Practicing Parents

Identity Crisis

just be you advice

~ by Dena Douglas Hobbs 

I have middle school aged children now. My daughter has just finished her first year and my son will start in the fall. This baffles me, for it seems like just yesterday I was the one in middle school worrying about what my hair looked like and what people thought of me as I walked down the hall. Now it is my children walking down those halls of uncertainty and morphing identity.

My kids are talkers, for which I am ever grateful. They come home from school and tell me all about who said what and who likes who and all the other good gossip a tween can come up with. I listen and make commentary. My commentary is not necessarily wise. It usually is something like, “No, she did not say that!” or “Wow, did they break up again?” I am hoping the listening is what matters in most cases.

But I have recently been reminded that I am not the only one doing more listening. As my children age, they are increasingly listening to what I say. Okay, maybe they act like they are not listening when I talk to them, but when I talk to other people and they are nearby, they are totally listening.

And the sad thing is that they don’t always like what they hear.

Like when I told my husband I needed to buy some newer, nicer outfits because a friend chided me, “You can’t wear yoga pants forever you know.”

Or when I complained that I had to update my hairstyle because since I’ve gotten braces everyone tells me I look 15 again. (You would think that would feel like a compliment, but it really doesn’t when you are at an age in life where you want to be taken seriously).

After a few of these comments where I worried and fretted over what other people said or thought about me, my daughter lost it. She offered some on point commentary of her own.

Your self-esteem problem is really starting to bother me. You need to just be okay with who you are and not care what other people think.”

Whoa. Is this Freaky Friday? Did a middle schooler just say those words to her mom?

Although I was grateful my kid had the wisdom and wherewithal to say these words, they also served as a huge wake up for me.

Why was I worried so much about what other people think? Was I really stuck in some middle school like identity crisis?

It seems I had forgotten where my identity comes from. That it is not shaped by my clothing, my hair, or what any earthly person thinks of me.

No, my true identity is rooted in Christ. For I am a beloved daughter of God.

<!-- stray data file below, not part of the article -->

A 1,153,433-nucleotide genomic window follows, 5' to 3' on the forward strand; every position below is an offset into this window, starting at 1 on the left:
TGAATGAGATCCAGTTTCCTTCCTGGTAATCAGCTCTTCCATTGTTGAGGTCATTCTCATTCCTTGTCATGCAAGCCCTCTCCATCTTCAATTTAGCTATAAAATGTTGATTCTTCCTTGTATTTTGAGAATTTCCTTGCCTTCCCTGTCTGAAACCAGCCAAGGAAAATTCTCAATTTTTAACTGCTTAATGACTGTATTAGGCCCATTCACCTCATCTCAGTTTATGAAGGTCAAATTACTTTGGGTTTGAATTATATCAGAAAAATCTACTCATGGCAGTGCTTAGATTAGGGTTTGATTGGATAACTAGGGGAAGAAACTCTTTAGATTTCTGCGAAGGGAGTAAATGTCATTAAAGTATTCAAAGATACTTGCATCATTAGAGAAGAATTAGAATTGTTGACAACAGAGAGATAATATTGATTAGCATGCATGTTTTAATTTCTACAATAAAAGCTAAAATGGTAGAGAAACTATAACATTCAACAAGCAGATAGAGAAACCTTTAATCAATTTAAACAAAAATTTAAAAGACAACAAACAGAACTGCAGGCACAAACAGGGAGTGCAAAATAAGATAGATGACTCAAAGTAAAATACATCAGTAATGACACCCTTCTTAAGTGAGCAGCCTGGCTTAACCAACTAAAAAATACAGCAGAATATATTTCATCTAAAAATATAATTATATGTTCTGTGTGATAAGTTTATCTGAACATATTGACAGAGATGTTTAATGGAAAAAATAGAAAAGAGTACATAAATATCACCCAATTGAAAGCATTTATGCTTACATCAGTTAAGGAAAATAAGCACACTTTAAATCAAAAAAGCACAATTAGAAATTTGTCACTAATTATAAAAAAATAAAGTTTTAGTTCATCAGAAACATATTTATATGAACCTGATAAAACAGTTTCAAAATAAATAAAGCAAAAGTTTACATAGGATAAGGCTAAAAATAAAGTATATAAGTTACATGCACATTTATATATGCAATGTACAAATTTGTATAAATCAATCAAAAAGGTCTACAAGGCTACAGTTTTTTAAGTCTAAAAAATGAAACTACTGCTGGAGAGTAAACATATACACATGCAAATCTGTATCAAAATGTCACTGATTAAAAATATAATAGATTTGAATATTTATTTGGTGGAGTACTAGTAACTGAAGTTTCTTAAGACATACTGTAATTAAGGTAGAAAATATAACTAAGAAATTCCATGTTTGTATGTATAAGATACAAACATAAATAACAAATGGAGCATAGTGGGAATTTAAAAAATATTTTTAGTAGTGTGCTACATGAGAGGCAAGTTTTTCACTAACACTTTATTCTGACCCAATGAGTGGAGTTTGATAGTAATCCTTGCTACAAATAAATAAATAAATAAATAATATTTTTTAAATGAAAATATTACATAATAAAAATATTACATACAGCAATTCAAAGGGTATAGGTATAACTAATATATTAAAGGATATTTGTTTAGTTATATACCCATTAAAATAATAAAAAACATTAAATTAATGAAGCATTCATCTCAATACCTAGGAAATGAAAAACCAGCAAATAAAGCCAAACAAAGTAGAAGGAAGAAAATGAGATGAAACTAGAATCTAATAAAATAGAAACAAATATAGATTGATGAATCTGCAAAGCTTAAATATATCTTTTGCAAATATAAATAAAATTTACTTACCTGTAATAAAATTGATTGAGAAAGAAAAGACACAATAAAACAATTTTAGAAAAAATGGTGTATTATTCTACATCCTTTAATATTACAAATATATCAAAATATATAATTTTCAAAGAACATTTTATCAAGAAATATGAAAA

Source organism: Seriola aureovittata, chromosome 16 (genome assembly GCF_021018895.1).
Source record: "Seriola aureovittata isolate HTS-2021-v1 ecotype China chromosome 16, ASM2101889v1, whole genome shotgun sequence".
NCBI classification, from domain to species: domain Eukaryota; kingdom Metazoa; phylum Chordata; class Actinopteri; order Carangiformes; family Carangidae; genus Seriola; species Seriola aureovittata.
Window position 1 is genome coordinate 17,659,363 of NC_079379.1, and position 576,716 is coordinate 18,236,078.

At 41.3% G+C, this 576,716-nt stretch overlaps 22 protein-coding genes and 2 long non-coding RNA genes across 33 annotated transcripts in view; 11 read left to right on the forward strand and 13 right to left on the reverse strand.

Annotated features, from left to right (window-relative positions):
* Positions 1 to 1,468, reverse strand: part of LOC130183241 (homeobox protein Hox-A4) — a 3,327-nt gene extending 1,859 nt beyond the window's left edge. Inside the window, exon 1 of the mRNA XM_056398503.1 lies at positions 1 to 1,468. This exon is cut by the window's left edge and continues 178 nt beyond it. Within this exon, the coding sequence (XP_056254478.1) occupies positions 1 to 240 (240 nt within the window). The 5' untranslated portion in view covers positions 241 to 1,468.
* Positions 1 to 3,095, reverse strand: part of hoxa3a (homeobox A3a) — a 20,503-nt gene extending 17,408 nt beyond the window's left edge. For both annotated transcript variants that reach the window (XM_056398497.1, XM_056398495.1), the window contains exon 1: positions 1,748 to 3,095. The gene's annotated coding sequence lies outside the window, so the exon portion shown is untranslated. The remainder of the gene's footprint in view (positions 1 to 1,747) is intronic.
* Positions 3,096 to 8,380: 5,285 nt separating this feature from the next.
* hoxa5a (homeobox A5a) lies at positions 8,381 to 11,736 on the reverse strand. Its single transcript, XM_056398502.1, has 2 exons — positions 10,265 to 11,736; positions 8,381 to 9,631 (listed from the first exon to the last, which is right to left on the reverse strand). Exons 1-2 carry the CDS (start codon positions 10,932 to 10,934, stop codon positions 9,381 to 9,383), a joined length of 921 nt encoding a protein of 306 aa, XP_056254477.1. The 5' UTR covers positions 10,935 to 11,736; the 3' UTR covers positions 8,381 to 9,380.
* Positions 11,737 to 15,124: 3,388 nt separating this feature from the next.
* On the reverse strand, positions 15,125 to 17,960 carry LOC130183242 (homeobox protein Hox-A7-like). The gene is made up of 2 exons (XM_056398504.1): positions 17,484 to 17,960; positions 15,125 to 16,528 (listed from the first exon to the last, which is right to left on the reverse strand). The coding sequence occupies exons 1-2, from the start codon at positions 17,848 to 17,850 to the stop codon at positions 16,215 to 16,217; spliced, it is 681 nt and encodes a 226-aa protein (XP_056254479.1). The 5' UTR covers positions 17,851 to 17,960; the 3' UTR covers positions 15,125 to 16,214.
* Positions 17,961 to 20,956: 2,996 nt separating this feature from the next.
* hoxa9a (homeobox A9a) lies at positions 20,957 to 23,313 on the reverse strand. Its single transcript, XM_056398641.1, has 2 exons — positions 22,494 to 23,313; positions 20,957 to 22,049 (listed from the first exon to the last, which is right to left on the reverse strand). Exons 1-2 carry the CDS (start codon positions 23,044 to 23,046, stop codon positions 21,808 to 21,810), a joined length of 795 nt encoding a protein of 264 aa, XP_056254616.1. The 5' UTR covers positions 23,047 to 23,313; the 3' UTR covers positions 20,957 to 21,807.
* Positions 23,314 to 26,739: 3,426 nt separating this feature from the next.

Whether I am wearing yoga pants and Chacos or whatever is actually considered fashionable (what that is I honestly don’t know), I give God the same delight. And God doesn’t care whether I have braces at 40 or not. I think God is more caught up with the joy and praise that go with my smile.

So I am recommitting myself to rooting my identity in Christ’s grace-filled love. A love that does not change based on bad hair days, stupid mistakes, or even great successes.

I need to anchor myself in God not only for my own sake, but for that of my children. For if I don’t model for them how to anchor themselves in Christ’s grace and love, how will they make it through the storms that are sure to come in the next few years?

So I am going with a new motto,

Just Be You.

The “You” that God created with such purpose and joy.

And I’m inviting my kids to join me.

I’ll wear my Chacos, my daughter can wear her summer wedges, and my son will wear the same old grungy tennis shoes he always wears. As long as all our feet are rooted in Christ’s love, I think we’ll be walking down the halls of life just fine.

Dena Douglas Hobbs is the author of the advent devotional, Lighten the Darkness and blogger at Centering Down (denadouglashobbs.com). She is a former United Methodist minister, an active Episcopalian, and is helping plant a Presbyterian Church (She claims not to have a denominational identity crisis, she just finds beauty in churches of all forms). She is raising her two tween children in Middle Georgia with the help of her husband Jason and two hound dogs.

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